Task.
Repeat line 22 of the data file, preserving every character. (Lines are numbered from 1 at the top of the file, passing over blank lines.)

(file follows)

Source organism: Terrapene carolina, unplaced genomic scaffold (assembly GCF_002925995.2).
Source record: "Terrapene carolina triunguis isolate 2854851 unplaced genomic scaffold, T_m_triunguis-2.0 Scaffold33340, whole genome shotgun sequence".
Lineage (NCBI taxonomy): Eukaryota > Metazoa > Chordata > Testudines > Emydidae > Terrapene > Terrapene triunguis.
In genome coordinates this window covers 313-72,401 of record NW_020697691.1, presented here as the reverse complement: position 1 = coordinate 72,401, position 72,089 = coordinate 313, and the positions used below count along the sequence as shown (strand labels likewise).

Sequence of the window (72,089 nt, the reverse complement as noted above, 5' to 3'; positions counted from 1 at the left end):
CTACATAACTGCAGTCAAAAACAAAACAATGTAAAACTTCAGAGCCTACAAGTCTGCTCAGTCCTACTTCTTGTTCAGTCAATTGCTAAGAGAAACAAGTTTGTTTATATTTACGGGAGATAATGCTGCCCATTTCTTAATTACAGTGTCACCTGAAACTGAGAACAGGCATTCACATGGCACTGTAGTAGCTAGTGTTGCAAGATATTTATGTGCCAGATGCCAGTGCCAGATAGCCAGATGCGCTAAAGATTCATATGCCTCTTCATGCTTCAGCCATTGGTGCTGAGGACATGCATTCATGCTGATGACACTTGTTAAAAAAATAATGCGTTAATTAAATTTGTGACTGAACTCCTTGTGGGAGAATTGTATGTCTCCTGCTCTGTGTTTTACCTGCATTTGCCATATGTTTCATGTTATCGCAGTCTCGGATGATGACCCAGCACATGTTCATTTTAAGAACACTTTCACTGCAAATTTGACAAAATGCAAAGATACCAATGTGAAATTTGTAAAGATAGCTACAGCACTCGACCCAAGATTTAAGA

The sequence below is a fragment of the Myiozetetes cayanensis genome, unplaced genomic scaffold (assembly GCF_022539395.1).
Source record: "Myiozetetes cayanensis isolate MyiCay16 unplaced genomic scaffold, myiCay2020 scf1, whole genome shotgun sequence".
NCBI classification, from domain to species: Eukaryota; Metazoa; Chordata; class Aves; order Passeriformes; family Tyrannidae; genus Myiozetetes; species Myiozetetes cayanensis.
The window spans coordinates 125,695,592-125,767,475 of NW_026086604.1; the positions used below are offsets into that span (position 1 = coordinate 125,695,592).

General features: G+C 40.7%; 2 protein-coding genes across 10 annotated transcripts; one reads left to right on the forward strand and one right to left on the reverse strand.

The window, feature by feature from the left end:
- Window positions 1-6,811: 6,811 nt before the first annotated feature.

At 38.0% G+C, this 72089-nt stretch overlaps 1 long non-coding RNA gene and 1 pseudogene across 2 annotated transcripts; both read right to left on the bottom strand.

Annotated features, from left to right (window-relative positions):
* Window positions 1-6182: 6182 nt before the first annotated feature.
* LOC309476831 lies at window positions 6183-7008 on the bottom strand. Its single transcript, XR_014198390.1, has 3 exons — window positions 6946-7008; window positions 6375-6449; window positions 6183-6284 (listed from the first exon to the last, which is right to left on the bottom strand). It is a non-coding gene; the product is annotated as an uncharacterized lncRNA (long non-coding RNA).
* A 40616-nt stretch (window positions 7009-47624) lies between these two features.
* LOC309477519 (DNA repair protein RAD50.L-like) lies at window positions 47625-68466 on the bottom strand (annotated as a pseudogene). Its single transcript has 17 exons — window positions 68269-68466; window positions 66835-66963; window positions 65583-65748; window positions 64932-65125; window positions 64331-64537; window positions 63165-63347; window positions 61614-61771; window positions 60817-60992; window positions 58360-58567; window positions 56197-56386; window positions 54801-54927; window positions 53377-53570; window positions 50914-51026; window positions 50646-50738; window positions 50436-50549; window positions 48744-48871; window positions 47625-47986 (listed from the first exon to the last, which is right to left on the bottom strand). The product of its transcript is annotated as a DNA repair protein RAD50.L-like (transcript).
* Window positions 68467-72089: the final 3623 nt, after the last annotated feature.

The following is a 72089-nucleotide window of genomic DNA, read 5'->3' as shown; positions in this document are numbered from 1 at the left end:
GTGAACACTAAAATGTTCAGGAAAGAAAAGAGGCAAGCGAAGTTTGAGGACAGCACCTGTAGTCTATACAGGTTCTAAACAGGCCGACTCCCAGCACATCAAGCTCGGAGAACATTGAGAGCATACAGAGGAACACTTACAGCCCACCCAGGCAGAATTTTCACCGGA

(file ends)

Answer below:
GTGAACACTAAAATGTTCAGGAAAGAAAAGAGGCAAGCGAAGTTTGAGGACAGCACCTGTAGTCTATACAGGTTCTAAACAGGCCGACTCCCAGCACATCAAGCTCGGAGAACATTGAGAGCATACAGAGGAACACTTACAGCCCACCCAGGCAGAATTTTCACCGGA